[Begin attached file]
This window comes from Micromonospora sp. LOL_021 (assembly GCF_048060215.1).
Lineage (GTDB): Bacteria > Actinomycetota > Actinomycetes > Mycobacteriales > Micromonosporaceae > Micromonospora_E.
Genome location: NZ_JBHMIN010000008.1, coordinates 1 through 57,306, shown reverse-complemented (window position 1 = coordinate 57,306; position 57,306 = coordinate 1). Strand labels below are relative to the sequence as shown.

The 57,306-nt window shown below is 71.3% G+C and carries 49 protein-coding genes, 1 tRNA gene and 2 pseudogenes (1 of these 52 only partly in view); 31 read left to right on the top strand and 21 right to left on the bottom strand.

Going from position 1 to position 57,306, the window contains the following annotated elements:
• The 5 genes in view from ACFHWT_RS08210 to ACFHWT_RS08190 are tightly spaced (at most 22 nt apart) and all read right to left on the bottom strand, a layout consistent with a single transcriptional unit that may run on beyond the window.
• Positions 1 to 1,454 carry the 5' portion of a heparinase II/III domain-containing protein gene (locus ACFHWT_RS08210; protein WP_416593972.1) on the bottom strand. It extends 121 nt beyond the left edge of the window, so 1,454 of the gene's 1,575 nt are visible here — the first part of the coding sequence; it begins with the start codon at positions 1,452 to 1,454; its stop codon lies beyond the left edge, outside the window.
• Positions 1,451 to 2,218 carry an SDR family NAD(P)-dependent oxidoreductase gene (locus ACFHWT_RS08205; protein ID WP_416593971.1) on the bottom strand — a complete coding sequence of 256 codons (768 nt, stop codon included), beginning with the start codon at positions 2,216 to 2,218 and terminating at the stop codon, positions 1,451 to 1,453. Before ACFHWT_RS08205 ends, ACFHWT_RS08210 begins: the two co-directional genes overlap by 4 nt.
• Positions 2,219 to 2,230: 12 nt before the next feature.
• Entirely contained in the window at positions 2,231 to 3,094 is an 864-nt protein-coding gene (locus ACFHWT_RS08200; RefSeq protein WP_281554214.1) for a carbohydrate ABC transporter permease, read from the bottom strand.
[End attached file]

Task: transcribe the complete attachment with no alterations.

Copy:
This window comes from Micromonospora sp. LOL_021 (assembly GCF_048060215.1).
Lineage (GTDB): Bacteria > Actinomycetota > Actinomycetes > Mycobacteriales > Micromonosporaceae > Micromonospora_E.
Genome location: NZ_JBHMIN010000008.1, coordinates 1 through 57,306, shown reverse-complemented (window position 1 = coordinate 57,306; position 57,306 = coordinate 1). Strand labels below are relative to the sequence as shown.

The 57,306-nt window shown below is 71.3% G+C and carries 49 protein-coding genes, 1 tRNA gene and 2 pseudogenes (1 of these 52 only partly in view); 31 read left to right on the top strand and 21 right to left on the bottom strand.

Going from position 1 to position 57,306, the window contains the following annotated elements:
• The 5 genes in view from ACFHWT_RS08210 to ACFHWT_RS08190 are tightly spaced (at most 22 nt apart) and all read right to left on the bottom strand, a layout consistent with a single transcriptional unit that may run on beyond the window.
• Positions 1 to 1,454 carry the 5' portion of a heparinase II/III domain-containing protein gene (locus ACFHWT_RS08210; protein WP_416593972.1) on the bottom strand. It extends 121 nt beyond the left edge of the window, so 1,454 of the gene's 1,575 nt are visible here — the first part of the coding sequence; it begins with the start codon at positions 1,452 to 1,454; its stop codon lies beyond the left edge, outside the window.
• Positions 1,451 to 2,218 carry an SDR family NAD(P)-dependent oxidoreductase gene (locus ACFHWT_RS08205; protein ID WP_416593971.1) on the bottom strand — a complete coding sequence of 256 codons (768 nt, stop codon included), beginning with the start codon at positions 2,216 to 2,218 and terminating at the stop codon, positions 1,451 to 1,453. Before ACFHWT_RS08205 ends, ACFHWT_RS08210 begins: the two co-directional genes overlap by 4 nt.
• Positions 2,219 to 2,230: 12 nt before the next feature.
• Entirely contained in the window at positions 2,231 to 3,094 is an 864-nt protein-coding gene (locus ACFHWT_RS08200; RefSeq protein WP_281554214.1) for a carbohydrate ABC transporter permease, read from the bottom strand.